Think you’ve got problems getting your films financed and seen by audiences? Well, you are in shockingly good company. In recent weeks, everyone from Steven Spielberg and George Lucas to Steven Soderbergh, John Travolta, Mike Figgis, David Lynch and Lynda Obst have all bemoaned the near-impossibility of getting their own pet projects onto the big screen. Taken together, their published comments are a scathing indictment of a film establishment that is only obsessed with pre-assembled projects that pander to the planet’s widest common denominators. Such is the obsession that original scripts and pitches are no longer being bought by Hollywood studios on spec. Even by the standards of an industry prone to pessimism, this amounts to one gloomy requiem for the grown-up cinema we once knew. But is it fair to just keep blaming "the money people" for this creative malaise and industrial self implosion?
Talk to individual film financiers - as opposed to the brokers, managers, analysts and other intermediaries who collectively dictate Hollywood’s risk-mitigating strategies – and the surprise is how open so many are to backing even the most idiosyncratic visions. They are fully prepared to take creative risks and would happily entertain the prospect of working with many of the same talents now feeling marginalized - so long as they enjoyed equal access to projects at a stage when it makes most sense to invest. In this regard, the film industry may well be its own worst enemy.
The hottest projects, those that involve bankable talents in surprising storylines, tend to be ones that involve so many contingent interests they are simply not conducive to open access. Just like laws and sausages, to paraphrase Bismarck, the less you know what goes into their making, the better. They have so many complicating shades of grey that they require a level of negotiating finesse best left to the hands of a discreet few.
A case in point might be a small-budget labor of love where big reputations are at stake: the star doesn’t want word to get out that he is juggling several projects at once or is attached to one that might never get made; the producer is wary of undermining her carefully-honed brand by associating publicly herself with a different genre; the director can’t be seen hawking a project for fear of appearing too desperate. As trivial or exaggerated as these concerns might appear to the uninitiated, it is easy to appreciate how they might get in the way of investor access. Far safer to keep projects behind closed doors, where nuances can be ironed out among a trusted coterie of interested parties, than to invite outside financiers in and jeopardize industry standings.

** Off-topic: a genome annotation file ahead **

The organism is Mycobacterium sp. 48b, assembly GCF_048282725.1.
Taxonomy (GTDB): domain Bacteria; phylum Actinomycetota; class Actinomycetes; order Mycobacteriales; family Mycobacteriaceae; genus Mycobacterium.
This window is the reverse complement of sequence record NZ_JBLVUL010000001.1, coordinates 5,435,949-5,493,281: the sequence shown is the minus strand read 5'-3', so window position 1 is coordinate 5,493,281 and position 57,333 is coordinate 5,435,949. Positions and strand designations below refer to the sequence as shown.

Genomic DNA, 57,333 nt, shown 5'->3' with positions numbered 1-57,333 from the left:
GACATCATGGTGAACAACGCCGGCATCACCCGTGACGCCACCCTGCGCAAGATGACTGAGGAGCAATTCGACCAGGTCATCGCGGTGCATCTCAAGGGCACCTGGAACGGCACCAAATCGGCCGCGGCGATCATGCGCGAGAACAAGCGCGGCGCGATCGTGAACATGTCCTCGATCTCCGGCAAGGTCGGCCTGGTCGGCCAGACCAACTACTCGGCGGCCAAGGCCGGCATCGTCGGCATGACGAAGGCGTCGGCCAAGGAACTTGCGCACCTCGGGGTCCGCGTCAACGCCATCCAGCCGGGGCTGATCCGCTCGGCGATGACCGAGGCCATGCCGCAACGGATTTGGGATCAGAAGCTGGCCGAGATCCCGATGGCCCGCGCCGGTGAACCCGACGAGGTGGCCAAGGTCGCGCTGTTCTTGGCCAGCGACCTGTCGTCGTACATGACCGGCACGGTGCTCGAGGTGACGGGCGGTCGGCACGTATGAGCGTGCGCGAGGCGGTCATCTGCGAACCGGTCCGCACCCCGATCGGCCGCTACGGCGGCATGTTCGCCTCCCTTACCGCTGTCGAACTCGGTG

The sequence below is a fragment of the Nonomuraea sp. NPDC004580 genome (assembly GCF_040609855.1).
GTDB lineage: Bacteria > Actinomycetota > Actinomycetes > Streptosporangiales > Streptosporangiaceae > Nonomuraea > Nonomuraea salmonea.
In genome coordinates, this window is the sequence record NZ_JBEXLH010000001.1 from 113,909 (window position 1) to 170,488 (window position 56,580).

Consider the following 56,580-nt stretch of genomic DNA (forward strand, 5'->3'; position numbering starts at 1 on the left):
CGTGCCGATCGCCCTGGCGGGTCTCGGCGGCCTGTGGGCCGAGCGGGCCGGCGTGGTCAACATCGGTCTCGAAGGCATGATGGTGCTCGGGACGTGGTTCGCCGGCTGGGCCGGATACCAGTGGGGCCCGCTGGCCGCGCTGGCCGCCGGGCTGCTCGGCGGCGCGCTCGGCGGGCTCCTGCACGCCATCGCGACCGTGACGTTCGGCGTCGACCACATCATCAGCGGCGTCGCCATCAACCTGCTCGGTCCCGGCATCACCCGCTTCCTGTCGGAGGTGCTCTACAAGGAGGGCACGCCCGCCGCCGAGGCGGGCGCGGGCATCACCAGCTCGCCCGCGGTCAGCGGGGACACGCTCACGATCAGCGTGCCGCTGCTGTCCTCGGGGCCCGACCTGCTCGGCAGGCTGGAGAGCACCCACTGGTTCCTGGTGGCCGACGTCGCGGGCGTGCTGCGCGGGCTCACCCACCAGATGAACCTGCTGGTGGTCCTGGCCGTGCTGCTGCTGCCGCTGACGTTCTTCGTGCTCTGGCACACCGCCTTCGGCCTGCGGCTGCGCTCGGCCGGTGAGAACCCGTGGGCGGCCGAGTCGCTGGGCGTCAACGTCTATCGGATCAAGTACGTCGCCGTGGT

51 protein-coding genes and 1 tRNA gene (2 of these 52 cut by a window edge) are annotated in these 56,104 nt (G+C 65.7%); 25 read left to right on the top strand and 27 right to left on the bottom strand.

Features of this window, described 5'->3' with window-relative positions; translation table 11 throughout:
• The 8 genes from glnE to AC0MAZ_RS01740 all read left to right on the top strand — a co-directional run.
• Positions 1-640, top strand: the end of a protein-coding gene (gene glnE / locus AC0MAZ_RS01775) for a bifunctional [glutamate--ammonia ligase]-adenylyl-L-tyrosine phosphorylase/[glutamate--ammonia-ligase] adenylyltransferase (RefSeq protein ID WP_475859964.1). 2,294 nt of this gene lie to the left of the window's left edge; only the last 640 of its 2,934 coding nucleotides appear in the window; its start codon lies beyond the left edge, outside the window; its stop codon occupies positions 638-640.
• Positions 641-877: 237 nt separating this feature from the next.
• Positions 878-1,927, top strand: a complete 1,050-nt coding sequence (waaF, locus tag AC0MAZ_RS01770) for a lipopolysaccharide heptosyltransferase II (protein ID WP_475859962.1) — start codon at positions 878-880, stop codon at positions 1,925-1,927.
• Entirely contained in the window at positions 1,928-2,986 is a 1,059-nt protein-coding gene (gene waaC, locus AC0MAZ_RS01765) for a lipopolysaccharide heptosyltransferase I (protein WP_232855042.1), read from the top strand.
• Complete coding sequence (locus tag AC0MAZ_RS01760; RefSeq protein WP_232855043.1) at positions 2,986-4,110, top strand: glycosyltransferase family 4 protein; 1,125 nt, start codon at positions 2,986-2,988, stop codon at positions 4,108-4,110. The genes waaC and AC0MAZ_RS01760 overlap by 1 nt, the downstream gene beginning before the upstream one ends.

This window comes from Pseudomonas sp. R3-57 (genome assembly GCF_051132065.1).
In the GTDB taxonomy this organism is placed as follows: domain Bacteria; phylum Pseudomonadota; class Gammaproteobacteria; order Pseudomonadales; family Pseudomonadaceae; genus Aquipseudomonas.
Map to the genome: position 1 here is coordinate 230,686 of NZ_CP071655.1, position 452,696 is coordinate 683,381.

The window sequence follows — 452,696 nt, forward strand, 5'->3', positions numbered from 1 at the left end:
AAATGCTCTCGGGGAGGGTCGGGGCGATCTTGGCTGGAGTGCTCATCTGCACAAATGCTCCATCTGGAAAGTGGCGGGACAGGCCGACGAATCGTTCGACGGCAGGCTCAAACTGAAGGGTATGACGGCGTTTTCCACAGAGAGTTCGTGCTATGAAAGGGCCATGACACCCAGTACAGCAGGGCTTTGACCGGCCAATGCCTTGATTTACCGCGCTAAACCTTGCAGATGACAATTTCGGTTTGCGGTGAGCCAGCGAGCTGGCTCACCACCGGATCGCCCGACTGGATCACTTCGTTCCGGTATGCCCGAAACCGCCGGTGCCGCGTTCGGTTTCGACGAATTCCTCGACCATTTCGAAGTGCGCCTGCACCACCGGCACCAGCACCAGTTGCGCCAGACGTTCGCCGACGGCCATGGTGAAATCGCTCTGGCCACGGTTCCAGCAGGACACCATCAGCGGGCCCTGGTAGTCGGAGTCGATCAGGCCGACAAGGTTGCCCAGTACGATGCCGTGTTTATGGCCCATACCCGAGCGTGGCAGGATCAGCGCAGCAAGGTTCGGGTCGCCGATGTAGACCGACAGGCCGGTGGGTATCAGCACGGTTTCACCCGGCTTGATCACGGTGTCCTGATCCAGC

All this backroom maneuvering might help protect the industry’s delicate caste system, but the knock-on effects of this self-preservation society are now being felt. There are too many projects that never make it past those early gates simply because they were never exposed to a wider circle of potential investors. As for those projects that make it through and onto the open marketplace, they are already of diminishing interest to outside investors. The most desirable ones will have been snapped up already or have gathered so much industry heat that the cost of entry for investors is prohibitively high, making a return nearly impossible. Anything that is left on the table is niche, or heavily shopped. This is no way to grow a new class of film financier, one that would help provide a viable alternative to the studio system becoming so anathema to bold new ideas.